Growing the market

Jordan Boldt (left), executive director of the Vancouver Farmers Market and Jim Mains (right),

Jordan Boldt (left), executive director of the Vancouver Farmers Market and Jim Mains (right),
Jordan Boldt (left), executive director of the Vancouver Farmers Market and Jim Mains (right), president of the market’s board, said the farmers market will likely expand beyond its current Saturday/Sunday format in the next year or two. Photo: Buck Heidrick
For example, Warren Neth, executive director for Urban Abundance, said “our mission is to mobilize the community around healthy, locally grown food.”

The Urban Abundance program was founded in 2010, and is the local identity for Slow Food USA. Urban Abundance recently launched their Backyard Bounty Co-op, a marketing co-op for urban farmers.

“The co-op lets farmers focus on growing, while Urban Abundance does the accounting, marketing and staffing of farmers market booths,” said Neth.

He said they hoped to expand their reach in the community this year by erecting pop-up booths in certain areas of Vancouver, to sell produce left over from the main market. Although he said Urban Abundance and the city of Vancouver were “still working out the details of how to control traffic without stifling entrepreneurship,” he was interested in communicating with businesses interested in hosting such booths, in “high traffic areas with accessible parking.”

Another recent effort for Urban Abundance is a microgreens project. These salad greens are grown in greenhouses, and will be available year ‘round. Currently, they are available in the Vancouver Food Co-op, located in downtown Vancouver, and at the Neighbor’s Market in uptown Vancouver.

“We’re looking to be able to grow more food during the winter,” said Neth.

Expanding the local food movement into the winter months is something that the Vancouver Farmers Market is also exploring.

“Farmers are looking for year-round farming, and customers are looking for year-round fresh vegetables,” said Jordan Boldt, executive director of the Vancouver Farmers Market. “We provide an outlet for customers and farmers to connect.”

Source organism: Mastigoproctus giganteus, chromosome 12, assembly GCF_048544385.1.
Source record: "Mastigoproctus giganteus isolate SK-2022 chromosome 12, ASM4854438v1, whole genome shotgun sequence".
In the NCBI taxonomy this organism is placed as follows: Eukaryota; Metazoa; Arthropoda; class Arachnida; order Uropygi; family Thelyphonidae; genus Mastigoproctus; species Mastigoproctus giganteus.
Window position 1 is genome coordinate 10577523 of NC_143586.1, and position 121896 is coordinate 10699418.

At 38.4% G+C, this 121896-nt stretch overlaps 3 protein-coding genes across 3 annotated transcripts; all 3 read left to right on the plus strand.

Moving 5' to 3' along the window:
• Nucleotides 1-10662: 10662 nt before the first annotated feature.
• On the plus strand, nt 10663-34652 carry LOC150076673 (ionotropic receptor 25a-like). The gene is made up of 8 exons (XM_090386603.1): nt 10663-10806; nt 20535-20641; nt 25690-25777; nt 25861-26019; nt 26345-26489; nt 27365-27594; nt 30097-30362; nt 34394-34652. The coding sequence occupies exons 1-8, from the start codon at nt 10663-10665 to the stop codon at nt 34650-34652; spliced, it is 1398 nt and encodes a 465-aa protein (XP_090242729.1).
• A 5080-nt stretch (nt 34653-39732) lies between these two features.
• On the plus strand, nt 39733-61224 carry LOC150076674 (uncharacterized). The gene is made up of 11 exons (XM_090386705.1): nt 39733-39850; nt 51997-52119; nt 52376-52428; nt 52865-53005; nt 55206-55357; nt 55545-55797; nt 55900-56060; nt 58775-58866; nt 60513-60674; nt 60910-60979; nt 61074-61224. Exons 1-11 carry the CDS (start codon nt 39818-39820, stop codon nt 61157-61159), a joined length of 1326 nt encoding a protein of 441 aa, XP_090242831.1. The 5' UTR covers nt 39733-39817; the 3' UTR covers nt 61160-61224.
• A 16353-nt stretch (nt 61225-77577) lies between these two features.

Jim Mains, president of the Board of Directors for the Vancouver Farmers Market, said that the market is now debt-free from its ill-fated experiment with an indoor market, and is “building on lessons learned” to “become a success for all of downtown Vancouver.”

Last year, according to Mains, the market held a Thanksgiving market focused on agricultural products and a winter market in December that featured local artisans. This year, he said, they hope to work with the Vancouver Rotary and Vancouver’s Downtown Association to integrate the market into more events, such as the Christmas Tree Lighting. He also said the Vancouver Farmers Market board is actively seeking input from vendors, to see what is most important to them.

“In the coming year or two,” said Boldt, “you will definitely see expansion beyond the Saturday/Sunday market. We’re poised for new and exciting things!”

The community’s increasing interest in accessing locally grown food is attracting new farmers. For example, Brian Kashas has founded WiseAcre Truck Farm in Camas. He currently has between one-half and one acre in production, and will offer pre-washed, bagged salad mixes as well as “the normal stuff” like carrots, beans and peas, at the Camas Farmers Market this summer.

“There’s a burgeoning market for naturally grown, local produce,” said Kashas, who is a partner with Kashas Construction, in addition to his new farming venture. “People are beginning to question where food comes from and what processes are used.”

And, Kashas pointed out, fresh food is “way tastier, too.”

While new urban growers are popping up like spring crocuses, new players in the farmers market arena are also appearing. For example, Hector Hinojosa, co-owner of JoFoody Catering/ Foody Blues BBQ, is spearheading an effort to launch a Hazel Dell farmers market – perhaps as early as spring 2013.

Hinojosa said that the steering committee is currently negotiating a lease for about 2.5 acres of grassy land off Highway 99. They are also working with a local architect to design the space, and are seeking grants and sponsors to fund the project.

The vision for the Hazel Dell endeavor, said Hinojosa, is an education center that can pass along heritage skills in cooking, food preservation and gardening. Although there are a lot of details to work out, he said plans include greenhouses, an on-site farmer, community gardens, covered stalls and even an entertainment stage.

Despite all the recent efforts, Kashas said that connecting consumers and growers was still a challenge, since small growers don’t have huge marketing budgets.

“There’s still a lot of work yet to do,” said Kashas.

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